Old grumbles about SNL’s famously bad sound mix aside, none of these performances have reflected poorly on the show, even as critics have blown acid-covered raspberries at the artists. SNL creator and executive producer Lorne Michaels might hang out with the A-team of baby-boomer rock stars—Paul Simon, Paul McCartney, and Mick Jagger, among other walking album covers—but he’s maintained the integrity of his show as an up-to-date snapshot of contemporary pop culture by gambling on young artists who appear to be on the cusp of breaking. The snapshot might not always be pretty, but at least it is current.

And it’s kind of amazing that it still matters. SNL is first and foremost a comedy institution, of course, but it’s also been one of television’s great music programs. Being a live show is a big reason for that. Even if lots of people now watch SNL via their DVRs or bite-sized online clips, the “live” part of SNL still gives the show an “anything can happen” vibe borne out by classic music moments—Elvis Costello suddenly launching into “Radio Radio,” Sinead O’Connor ripping up a photo of the Pope, Ashlee Simpson’s backing-track malfunction—that simply would not have happened if it were taped.

Then there’s the show’s tried-and-true format, which more than any cast member is SNL’s most enduring star: There’s the cold open, the opening monologue, the pre-taped fake commercial, the two best sketches of the night, “Weekend Update,” a few not-so-great sketches, and the weird sketch at the end that comedy geeks always stay up to watch. The musical guest performs before “Weekend Update” and in the final half-hour; the new single typically comes first, and then a deep cut from the album.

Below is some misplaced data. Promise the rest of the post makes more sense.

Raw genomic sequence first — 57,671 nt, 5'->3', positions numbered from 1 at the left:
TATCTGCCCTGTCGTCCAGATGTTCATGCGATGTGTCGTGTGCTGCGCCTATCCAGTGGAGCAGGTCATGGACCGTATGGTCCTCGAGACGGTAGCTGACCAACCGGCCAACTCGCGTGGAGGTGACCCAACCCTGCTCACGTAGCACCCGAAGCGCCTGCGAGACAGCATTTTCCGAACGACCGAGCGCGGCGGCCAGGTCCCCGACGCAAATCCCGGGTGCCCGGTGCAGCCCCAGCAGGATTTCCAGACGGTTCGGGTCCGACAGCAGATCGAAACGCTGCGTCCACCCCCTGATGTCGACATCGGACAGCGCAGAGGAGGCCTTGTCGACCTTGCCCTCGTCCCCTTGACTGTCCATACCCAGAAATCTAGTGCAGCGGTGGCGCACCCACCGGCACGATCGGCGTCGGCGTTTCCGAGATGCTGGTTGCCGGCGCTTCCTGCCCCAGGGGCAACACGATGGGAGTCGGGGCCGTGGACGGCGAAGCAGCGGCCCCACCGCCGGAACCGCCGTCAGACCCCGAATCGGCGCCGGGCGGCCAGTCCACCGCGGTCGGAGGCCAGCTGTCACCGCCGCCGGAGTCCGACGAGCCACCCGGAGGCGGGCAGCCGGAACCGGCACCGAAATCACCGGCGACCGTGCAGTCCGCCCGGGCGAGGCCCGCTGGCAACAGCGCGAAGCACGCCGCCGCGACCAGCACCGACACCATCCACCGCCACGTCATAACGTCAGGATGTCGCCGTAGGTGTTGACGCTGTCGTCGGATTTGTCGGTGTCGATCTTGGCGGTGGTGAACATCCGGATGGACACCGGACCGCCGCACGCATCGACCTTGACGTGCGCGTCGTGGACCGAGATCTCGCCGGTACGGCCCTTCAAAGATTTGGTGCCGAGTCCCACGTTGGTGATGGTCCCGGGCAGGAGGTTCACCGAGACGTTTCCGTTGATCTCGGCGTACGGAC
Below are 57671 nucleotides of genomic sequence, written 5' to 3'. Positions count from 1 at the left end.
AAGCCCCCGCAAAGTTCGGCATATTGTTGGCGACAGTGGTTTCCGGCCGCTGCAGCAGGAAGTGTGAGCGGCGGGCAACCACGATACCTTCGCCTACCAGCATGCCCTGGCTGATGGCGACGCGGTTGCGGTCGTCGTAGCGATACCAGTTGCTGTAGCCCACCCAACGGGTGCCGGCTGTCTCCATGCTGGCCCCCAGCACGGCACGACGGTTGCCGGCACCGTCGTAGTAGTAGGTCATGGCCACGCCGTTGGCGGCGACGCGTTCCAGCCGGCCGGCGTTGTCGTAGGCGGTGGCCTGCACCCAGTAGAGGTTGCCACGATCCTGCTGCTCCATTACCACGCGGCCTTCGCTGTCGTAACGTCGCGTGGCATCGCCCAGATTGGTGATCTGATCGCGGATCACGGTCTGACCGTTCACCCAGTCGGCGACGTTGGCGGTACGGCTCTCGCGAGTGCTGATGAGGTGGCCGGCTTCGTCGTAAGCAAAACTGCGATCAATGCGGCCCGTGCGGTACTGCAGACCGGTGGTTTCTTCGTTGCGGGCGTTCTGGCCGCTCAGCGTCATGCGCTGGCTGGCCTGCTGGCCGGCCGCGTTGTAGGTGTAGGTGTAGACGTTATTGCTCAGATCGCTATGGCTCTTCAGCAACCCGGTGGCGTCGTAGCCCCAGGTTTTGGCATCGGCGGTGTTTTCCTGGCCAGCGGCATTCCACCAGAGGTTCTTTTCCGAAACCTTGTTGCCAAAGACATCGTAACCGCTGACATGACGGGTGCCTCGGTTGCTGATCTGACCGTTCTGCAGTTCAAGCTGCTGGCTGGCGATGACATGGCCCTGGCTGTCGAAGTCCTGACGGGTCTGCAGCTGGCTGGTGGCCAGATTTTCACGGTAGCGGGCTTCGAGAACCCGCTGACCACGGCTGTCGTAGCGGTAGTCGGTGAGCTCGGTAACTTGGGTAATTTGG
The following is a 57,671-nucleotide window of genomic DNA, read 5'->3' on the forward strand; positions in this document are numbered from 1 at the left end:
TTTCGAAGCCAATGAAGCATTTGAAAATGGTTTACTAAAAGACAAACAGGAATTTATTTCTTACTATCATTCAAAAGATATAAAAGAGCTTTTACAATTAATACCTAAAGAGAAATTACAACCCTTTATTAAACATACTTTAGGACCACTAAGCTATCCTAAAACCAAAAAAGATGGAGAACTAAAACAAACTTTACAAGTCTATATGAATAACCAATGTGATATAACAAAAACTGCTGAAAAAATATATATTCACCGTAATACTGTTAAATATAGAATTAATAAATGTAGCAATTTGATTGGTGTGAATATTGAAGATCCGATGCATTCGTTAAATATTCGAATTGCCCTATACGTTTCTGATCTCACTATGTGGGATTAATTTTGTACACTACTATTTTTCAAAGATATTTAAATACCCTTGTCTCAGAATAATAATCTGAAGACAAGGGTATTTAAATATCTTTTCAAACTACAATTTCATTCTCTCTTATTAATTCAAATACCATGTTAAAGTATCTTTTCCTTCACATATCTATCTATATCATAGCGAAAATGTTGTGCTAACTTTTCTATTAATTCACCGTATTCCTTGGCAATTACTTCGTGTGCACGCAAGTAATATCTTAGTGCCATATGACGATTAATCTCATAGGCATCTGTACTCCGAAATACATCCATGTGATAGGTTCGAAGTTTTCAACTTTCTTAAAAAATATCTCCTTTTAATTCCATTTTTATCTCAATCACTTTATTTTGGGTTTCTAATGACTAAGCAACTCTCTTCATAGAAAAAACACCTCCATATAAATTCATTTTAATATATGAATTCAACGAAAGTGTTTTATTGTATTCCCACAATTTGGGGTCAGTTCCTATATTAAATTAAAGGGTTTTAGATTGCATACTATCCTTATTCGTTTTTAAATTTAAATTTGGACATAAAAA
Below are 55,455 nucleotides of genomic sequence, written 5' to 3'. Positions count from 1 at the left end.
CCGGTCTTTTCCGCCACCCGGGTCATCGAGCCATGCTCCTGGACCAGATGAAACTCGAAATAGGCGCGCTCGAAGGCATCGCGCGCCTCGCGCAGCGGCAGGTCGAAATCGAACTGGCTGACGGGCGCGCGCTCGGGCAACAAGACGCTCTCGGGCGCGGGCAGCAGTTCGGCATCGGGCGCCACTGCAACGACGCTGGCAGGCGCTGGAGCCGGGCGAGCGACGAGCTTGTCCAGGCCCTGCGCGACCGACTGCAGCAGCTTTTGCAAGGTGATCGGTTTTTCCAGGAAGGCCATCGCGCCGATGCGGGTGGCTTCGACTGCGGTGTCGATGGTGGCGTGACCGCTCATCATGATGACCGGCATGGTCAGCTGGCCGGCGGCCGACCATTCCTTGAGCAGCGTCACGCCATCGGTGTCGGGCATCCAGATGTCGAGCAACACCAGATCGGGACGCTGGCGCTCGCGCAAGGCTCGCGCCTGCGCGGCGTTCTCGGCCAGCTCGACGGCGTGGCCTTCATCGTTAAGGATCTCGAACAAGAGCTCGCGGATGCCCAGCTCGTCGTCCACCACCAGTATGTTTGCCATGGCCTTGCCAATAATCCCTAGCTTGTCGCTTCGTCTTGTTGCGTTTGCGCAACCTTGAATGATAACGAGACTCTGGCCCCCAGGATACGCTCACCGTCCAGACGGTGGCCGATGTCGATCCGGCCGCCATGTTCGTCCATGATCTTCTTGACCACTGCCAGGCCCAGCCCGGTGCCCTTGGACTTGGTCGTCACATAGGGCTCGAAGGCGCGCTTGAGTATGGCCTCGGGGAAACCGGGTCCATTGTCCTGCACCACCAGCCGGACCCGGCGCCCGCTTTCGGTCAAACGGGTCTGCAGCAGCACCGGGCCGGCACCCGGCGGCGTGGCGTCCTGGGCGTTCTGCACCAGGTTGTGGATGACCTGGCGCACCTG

That’s twice as much exposure as an artist would normally get on a late-night TV show, and considering there’s a week’s worth of build-up and no competition on Saturday night, SNL is easily the single most important television show on which not to bomb. Del Rey, who’s been nagged by rumors that she put off concert dates in order to get some space between the tour and her SNL appearance, learned this the hard way. If she had struggled on one of the other late-night shows, she probably wouldn’t have gotten so much bad press. Certainly the number of people paying attention would have been much smaller. (Then again, maybe I should qualify my definition of “bomb,” since Del Rey’s Born To Die debuted at No. 2 on the Billboard albums chart post-SNL.)